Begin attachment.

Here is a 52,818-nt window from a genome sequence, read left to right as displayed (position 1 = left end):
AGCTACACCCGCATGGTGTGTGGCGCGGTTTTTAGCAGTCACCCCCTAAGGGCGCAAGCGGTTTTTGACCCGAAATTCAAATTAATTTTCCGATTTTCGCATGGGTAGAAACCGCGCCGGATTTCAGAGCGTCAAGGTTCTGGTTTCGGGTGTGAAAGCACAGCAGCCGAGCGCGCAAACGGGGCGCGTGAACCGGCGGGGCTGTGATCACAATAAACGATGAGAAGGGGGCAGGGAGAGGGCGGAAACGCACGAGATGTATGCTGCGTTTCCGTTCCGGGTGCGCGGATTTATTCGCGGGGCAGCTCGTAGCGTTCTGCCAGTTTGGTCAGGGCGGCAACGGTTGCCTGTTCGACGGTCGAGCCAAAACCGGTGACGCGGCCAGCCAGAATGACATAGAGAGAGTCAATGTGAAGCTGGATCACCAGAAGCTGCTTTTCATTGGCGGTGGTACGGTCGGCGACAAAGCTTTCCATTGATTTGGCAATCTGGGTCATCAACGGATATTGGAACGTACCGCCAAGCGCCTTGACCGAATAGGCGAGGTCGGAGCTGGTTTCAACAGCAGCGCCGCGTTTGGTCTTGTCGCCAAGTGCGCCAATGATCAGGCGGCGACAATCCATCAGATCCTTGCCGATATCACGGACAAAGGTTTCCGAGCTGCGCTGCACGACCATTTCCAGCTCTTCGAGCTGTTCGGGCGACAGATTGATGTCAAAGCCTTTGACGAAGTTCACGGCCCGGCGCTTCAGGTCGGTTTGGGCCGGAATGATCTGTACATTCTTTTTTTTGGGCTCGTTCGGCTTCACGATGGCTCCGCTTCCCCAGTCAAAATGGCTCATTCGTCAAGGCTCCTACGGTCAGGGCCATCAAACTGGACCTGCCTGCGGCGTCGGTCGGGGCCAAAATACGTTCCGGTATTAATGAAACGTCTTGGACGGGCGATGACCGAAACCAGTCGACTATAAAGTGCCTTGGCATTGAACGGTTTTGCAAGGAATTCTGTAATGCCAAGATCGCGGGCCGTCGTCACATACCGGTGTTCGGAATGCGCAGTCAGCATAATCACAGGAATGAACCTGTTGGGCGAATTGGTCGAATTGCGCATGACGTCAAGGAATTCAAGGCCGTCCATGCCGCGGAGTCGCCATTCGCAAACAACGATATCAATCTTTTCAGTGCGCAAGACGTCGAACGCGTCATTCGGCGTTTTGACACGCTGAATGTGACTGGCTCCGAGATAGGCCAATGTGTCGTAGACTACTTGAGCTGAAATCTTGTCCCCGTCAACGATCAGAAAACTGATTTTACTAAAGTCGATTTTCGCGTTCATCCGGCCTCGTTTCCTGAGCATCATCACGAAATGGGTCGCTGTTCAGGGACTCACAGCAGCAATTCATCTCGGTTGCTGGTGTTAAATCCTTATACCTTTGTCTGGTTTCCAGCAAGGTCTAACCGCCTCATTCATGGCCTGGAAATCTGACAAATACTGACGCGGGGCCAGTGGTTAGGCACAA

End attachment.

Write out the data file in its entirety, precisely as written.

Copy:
Here is a 52,818-nt window from a genome sequence, read left to right as displayed (position 1 = left end):
AGCTACACCCGCATGGTGTGTGGCGCGGTTTTTAGCAGTCACCCCCTAAGGGCGCAAGCGGTTTTTGACCCGAAATTCAAATTAATTTTCCGATTTTCGCATGGGTAGAAACCGCGCCGGATTTCAGAGCGTCAAGGTTCTGGTTTCGGGTGTGAAAGCACAGCAGCCGAGCGCGCAAACGGGGCGCGTGAACCGGCGGGGCTGTGATCACAATAAACGATGAGAAGGGGGCAGGGAGAGGGCGGAAACGCACGAGATGTATGCTGCGTTTCCGTTCCGGGTGCGCGGATTTATTCGCGGGGCAGCTCGTAGCGTTCTGCCAGTTTGGTCAGGGCGGCAACGGTTGCCTGTTCGACGGTCGAGCCAAAACCGGTGACGCGGCCAGCCAGAATGACATAGAGAGAGTCAATGTGAAGCTGGATCACCAGAAGCTGCTTTTCATTGGCGGTGGTACGGTCGGCGACAAAGCTTTCCATTGATTTGGCAATCTGGGTCATCAACGGATATTGGAACGTACCGCCAAGCGCCTTGACCGAATAGGCGAGGTCGGAGCTGGTTTCAACAGCAGCGCCGCGTTTGGTCTTGTCGCCAAGTGCGCCAATGATCAGGCGGCGACAATCCATCAGATCCTTGCCGATATCACGGACAAAGGTTTCCGAGCTGCGCTGCACGACCATTTCCAGCTCTTCGAGCTGTTCGGGCGACAGATTGATGTCAAAGCCTTTGACGAAGTTCACGGCCCGGCGCTTCAGGTCGGTTTGGGCCGGAATGATCTGTACATTCTTTTTTTTGGGCTCGTTCGGCTTCACGATGGCTCCGCTTCCCCAGTCAAAATGGCTCATTCGTCAAGGCTCCTACGGTCAGGGCCATCAAACTGGACCTGCCTGCGGCGTCGGTCGGGGCCAAAATACGTTCCGGTATTAATGAAACGTCTTGGACGGGCGATGACCGAAACCAGTCGACTATAAAGTGCCTTGGCATTGAACGGTTTTGCAAGGAATTCTGTAATGCCAAGATCGCGGGCCGTCGTCACATACCGGTGTTCGGAATGCGCAGTCAGCATAATCACAGGAATGAACCTGTTGGGCGAATTGGTCGAATTGCGCATGACGTCAAGGAATTCAAGGCCGTCCATGCCGCGGAGTCGCCATTCGCAAACAACGATATCAATCTTTTCAGTGCGCAAGACGTCGAACGCGTCATTCGGCGTTTTGACACGCTGAATGTGACTGGCTCCGAGATAGGCCAATGTGTCGTAGACTACTTGAGCTGAAATCTTGTCCCCGTCAACGATCAGAAAACTGATTTTACTAAAGTCGATTTTCGCGTTCATCCGGCCTCGTTTCCTGAGCATCATCACGAAATGGGTCGCTGTTCAGGGACTCACAGCAGCAATTCATCTCGGTTGCTGGTGTTAAATCCTTATACCTTTGTCTGGTTTCCAGCAAGGTCTAACCGCCTCATTCATGGCCTGGAAATCTGACAAATACTGACGCGGGGCCAGTGGTTAGGCACAA